Australian Prime Minister Tony Abbott speaks during a news conference in Sydney last week. Abbott has announced the deployment of 190 police to help secure the MH17 wreckage site, where 37 Australians were killed.
Updated at 11:10 a.m. ET.
The Netherlands and Australia — countries that lost large numbers of citizens in last week's downing of Flight MH17 — are planning to send police to eastern Ukraine to help secure the debris field there.
NPR's Corey Flintoff, reporting from the site of the downed Malaysian airliner in Donetsk, says Australian Prime Minister Tony Abbott is close to a deal that would allow dozens of police to guard the wreckage site. Corey says the Netherlands, which lost 193 of its citizens on MH17, is also negotiating to send unarmed police to the approximately 20-square-mile site.
Dutch Prime Minister Mark Rutte said Thursday that he would send 40 unarmed military police to eastern Ukraine "to investigate the crash and seek the remaining victims," the BBC says.
Abbott ordered a further 100 Australian Federal Police to the wreckage site, where 37 Australians died in last Wednesday's shoot-down of the plane by a surface-to-air missile. Some 90 AFP were sent earlier, according to The Sydney Morning Herald.
The newspaper reports:
"The group of 100 will be pre-deployed to the Netherlands and Mr Abbott said a small number of ADF (Australian Defence Force) members would travel with the group.
"Mr Abbott said Australia was close to finalising an agreement with Ukraine for the deployment of police to assist in the investigation around MH-17 and to secure the crash site.
"He stressed that the Australian deployment had 'one purpose and one purpose only' which was to 'bring our people home.'
"Mr Abbott said Australia had no desire to get involved in European politics.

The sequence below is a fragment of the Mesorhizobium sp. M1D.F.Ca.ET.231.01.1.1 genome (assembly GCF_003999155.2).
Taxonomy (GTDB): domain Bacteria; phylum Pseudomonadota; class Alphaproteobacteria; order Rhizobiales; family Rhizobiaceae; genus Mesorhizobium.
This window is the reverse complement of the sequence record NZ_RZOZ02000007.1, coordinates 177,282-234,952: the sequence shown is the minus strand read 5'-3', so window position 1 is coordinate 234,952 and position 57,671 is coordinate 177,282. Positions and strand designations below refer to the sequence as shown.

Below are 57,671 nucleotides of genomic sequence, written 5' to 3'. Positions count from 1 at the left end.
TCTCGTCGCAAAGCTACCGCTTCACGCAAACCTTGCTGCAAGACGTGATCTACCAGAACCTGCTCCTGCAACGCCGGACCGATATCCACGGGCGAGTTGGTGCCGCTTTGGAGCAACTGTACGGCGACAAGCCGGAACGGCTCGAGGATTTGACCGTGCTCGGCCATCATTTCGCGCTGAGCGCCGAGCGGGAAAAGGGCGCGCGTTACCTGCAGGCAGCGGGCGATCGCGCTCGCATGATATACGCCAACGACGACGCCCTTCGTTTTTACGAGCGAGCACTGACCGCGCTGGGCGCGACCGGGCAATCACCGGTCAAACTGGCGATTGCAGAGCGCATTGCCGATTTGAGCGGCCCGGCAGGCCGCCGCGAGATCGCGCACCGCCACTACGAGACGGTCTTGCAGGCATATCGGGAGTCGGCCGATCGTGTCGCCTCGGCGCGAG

"'All we want to do is claim our dead and to bring them back."'
Meanwhile, The Associated Press reports that stiffer sanctions imposed on Moscow in the wake of the shooting down of the jetliner, blamed on Russian-backed separatists, is causing consternation.
The AP reports:
"Throughout the Ukrainian crisis, U.S. and European sanctions had mainly targeted a handful of individuals, sparing economic ties. Then last week the U.S. imposed penalties on some of Russia's largest corporations. And when the airliner was shot down just a day later in Ukraine, allegedly by separatists with Moscow's support, concern grew in Russia that the sanctions would only get worse as President Vladimir Putin shows little sign of cooperation.
"Reinforcing those concerns, the European Union said Friday it is planning newer, tougher penalties on businesses.
"'Over the past few months, there was a sense that Mr. Putin acted decisively, forcefully, and correctly, and that everybody else in the world would accommodate themselves to that reality and we'd get back to something like business as usual,' said Bernard Sucher, a Moscow-based entrepreneur and board member of Aton, an independent investment bank. 'Now we're talking about real fear.' "